With Easter right around the corner, it seemed like the perfect time to talk about hard-boiled eggs. They are fun to decorate and they are even more delightful to eat. Since we’ve moved from Columbus to the country, I’ve gotten into the habit of purchasing fresh. local eggs because they are readily available and scrumptious. Though the fresh eggs are fabulous, I quickly noticed they are very difficult to peel if I hard-boil them.
With a little google research, I discovered this is likely due to their freshness compared to eggs commonly found in grocery stores. In very fresh eggs, the inner shell membrane adheres tightly to the egg white, making it trickier to peel away the shell without puncturing the cooked white. As the egg is exposed to air for longer periods of time, it loses some of its protective coating and that bond between the shell and the white becomes weaker. Translation: older eggs are easier to peel.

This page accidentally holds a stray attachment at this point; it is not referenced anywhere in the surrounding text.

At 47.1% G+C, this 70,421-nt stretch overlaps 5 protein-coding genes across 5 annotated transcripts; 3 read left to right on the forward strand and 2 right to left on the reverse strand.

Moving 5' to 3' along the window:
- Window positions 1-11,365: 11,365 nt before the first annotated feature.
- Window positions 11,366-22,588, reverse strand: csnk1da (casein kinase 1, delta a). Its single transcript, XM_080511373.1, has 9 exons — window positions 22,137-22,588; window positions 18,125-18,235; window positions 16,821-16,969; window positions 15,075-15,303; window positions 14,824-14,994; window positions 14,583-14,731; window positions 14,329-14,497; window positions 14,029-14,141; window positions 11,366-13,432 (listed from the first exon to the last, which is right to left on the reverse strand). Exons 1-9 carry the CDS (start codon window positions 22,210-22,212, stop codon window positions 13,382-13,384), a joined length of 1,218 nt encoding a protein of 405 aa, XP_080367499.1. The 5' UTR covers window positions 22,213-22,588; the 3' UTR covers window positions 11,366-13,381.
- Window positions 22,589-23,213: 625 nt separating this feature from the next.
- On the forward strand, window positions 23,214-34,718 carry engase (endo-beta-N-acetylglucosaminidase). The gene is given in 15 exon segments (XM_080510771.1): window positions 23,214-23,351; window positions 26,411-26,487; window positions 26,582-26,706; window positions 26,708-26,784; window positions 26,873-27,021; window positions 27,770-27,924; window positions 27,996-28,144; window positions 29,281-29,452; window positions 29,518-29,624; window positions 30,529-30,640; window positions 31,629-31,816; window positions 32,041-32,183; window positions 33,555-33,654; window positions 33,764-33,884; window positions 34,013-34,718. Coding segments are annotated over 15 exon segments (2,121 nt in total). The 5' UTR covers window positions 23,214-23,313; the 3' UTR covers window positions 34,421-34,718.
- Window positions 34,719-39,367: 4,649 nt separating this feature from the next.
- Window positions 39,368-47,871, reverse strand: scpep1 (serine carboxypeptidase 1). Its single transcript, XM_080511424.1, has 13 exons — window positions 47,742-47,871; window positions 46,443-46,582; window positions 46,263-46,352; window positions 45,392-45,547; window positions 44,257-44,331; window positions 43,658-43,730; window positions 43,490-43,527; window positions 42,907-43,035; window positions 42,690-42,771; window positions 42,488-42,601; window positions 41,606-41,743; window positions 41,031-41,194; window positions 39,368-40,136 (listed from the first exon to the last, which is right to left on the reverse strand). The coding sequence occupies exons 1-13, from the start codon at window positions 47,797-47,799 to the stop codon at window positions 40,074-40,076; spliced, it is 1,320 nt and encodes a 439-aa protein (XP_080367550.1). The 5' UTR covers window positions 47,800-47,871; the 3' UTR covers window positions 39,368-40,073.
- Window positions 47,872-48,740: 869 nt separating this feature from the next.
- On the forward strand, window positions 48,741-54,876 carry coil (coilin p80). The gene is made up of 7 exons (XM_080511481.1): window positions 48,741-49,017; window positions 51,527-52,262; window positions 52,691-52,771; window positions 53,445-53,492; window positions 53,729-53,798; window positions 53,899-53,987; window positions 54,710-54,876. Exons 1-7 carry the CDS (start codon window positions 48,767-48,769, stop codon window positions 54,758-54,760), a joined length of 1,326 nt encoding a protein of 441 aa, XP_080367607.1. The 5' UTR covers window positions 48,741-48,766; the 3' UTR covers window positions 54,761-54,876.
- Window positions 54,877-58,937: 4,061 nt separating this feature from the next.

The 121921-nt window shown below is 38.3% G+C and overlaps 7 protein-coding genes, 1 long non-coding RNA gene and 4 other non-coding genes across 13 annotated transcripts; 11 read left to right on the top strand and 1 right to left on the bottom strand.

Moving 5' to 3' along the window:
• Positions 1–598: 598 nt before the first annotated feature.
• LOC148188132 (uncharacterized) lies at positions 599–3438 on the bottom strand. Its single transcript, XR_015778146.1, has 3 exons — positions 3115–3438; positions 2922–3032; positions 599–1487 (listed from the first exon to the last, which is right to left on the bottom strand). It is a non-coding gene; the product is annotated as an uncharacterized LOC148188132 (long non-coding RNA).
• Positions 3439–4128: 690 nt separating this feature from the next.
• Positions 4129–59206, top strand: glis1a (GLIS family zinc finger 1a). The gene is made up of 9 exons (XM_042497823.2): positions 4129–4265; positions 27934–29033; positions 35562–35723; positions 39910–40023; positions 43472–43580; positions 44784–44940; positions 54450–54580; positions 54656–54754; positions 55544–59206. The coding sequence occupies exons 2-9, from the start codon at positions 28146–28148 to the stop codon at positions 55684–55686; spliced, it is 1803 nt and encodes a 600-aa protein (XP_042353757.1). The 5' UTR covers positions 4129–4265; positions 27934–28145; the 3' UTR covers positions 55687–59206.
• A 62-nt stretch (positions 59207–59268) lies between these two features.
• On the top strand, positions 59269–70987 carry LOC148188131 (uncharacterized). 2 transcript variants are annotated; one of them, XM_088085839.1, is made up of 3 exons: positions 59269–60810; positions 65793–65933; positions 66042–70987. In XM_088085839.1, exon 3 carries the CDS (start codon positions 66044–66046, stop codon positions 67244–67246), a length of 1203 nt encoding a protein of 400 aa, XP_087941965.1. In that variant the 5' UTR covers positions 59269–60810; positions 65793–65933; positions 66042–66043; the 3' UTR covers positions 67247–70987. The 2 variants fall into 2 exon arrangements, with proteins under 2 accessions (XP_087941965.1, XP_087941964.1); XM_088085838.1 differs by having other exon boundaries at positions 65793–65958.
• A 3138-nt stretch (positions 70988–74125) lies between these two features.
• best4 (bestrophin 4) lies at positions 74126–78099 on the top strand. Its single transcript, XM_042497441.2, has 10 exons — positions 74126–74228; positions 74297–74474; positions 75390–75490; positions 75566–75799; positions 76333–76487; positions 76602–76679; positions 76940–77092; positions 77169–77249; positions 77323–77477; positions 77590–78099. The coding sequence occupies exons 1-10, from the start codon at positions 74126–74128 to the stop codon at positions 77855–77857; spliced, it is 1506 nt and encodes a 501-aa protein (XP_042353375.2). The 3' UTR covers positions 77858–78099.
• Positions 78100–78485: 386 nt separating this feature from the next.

But what if you can’t wait around for a few weeks to allow those eggs to age before you need to cook up a batch of hard-boiled beauts? Fear not! I have successfully used this method for the past 2 months. The key is to place the eggs in already boiling water. This instant high heat allows the egg white to separate from the shell right away for easy peeling. The reduction of heat to a gentle boil prevents the whites from getting too tough. It results in beautifully-cooked eggs and peeling is a breeze.
Here’s what you do:
1. Bring a pot of water (about 2 inches high, or enough to completely cover the eggs) to a full, rolling boil.
2. Carefully place the eggs into the boiling water (I like to use a soup ladle to ensure I don’t burn myself with boiling water).
3. Turn down the heat to medium to a gentle boil and cook for 11 minutes.
4. Drain the eggs and place in a large bowl of ice water for 15 minutes.
5. Peel and enjoy!
Source: Serious Eats